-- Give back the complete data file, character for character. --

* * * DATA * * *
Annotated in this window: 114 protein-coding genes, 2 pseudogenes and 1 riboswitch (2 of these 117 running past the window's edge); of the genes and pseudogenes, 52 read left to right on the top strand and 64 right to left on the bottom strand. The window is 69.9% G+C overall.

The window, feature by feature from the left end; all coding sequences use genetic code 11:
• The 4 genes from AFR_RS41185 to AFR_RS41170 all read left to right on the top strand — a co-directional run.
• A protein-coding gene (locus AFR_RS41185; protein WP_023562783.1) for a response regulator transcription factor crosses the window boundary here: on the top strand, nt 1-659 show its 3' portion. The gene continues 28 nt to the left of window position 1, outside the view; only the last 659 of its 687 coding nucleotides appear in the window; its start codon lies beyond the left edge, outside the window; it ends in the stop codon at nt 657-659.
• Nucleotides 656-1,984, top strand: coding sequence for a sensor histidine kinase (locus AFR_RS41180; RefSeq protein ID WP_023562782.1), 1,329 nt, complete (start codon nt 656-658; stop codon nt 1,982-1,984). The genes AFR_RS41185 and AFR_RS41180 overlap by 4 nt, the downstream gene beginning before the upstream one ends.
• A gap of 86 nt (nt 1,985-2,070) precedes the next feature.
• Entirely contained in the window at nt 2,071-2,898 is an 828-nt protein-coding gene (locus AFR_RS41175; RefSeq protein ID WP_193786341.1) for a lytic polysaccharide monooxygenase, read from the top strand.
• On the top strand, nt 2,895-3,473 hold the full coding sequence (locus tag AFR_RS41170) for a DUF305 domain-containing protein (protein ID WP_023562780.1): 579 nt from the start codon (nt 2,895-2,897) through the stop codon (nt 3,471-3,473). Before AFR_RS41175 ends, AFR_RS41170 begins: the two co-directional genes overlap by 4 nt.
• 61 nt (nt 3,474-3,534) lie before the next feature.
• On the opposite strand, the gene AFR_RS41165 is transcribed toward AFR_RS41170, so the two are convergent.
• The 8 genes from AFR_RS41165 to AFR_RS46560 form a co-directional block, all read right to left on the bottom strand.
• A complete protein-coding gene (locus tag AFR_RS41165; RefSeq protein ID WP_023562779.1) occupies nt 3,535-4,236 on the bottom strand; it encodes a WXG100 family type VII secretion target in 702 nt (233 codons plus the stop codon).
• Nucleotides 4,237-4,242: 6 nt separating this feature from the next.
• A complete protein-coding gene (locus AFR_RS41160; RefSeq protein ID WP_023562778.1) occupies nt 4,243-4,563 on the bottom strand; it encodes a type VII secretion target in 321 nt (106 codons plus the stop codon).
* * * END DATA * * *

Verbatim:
Annotated in this window: 114 protein-coding genes, 2 pseudogenes and 1 riboswitch (2 of these 117 running past the window's edge); of the genes and pseudogenes, 52 read left to right on the top strand and 64 right to left on the bottom strand. The window is 69.9% G+C overall.

The window, feature by feature from the left end; all coding sequences use genetic code 11:
• The 4 genes from AFR_RS41185 to AFR_RS41170 all read left to right on the top strand — a co-directional run.
• A protein-coding gene (locus AFR_RS41185; protein WP_023562783.1) for a response regulator transcription factor crosses the window boundary here: on the top strand, nt 1-659 show its 3' portion. The gene continues 28 nt to the left of window position 1, outside the view; only the last 659 of its 687 coding nucleotides appear in the window; its start codon lies beyond the left edge, outside the window; it ends in the stop codon at nt 657-659.
• Nucleotides 656-1,984, top strand: coding sequence for a sensor histidine kinase (locus AFR_RS41180; RefSeq protein ID WP_023562782.1), 1,329 nt, complete (start codon nt 656-658; stop codon nt 1,982-1,984). The genes AFR_RS41185 and AFR_RS41180 overlap by 4 nt, the downstream gene beginning before the upstream one ends.
• A gap of 86 nt (nt 1,985-2,070) precedes the next feature.
• Entirely contained in the window at nt 2,071-2,898 is an 828-nt protein-coding gene (locus AFR_RS41175; RefSeq protein ID WP_193786341.1) for a lytic polysaccharide monooxygenase, read from the top strand.
• On the top strand, nt 2,895-3,473 hold the full coding sequence (locus tag AFR_RS41170) for a DUF305 domain-containing protein (protein ID WP_023562780.1): 579 nt from the start codon (nt 2,895-2,897) through the stop codon (nt 3,471-3,473). Before AFR_RS41175 ends, AFR_RS41170 begins: the two co-directional genes overlap by 4 nt.
• 61 nt (nt 3,474-3,534) lie before the next feature.
• On the opposite strand, the gene AFR_RS41165 is transcribed toward AFR_RS41170, so the two are convergent.
• The 8 genes from AFR_RS41165 to AFR_RS46560 form a co-directional block, all read right to left on the bottom strand.
• A complete protein-coding gene (locus tag AFR_RS41165; RefSeq protein ID WP_023562779.1) occupies nt 3,535-4,236 on the bottom strand; it encodes a WXG100 family type VII secretion target in 702 nt (233 codons plus the stop codon).
• Nucleotides 4,237-4,242: 6 nt separating this feature from the next.
• A complete protein-coding gene (locus AFR_RS41160; RefSeq protein ID WP_023562778.1) occupies nt 4,243-4,563 on the bottom strand; it encodes a type VII secretion target in 321 nt (106 codons plus the stop codon).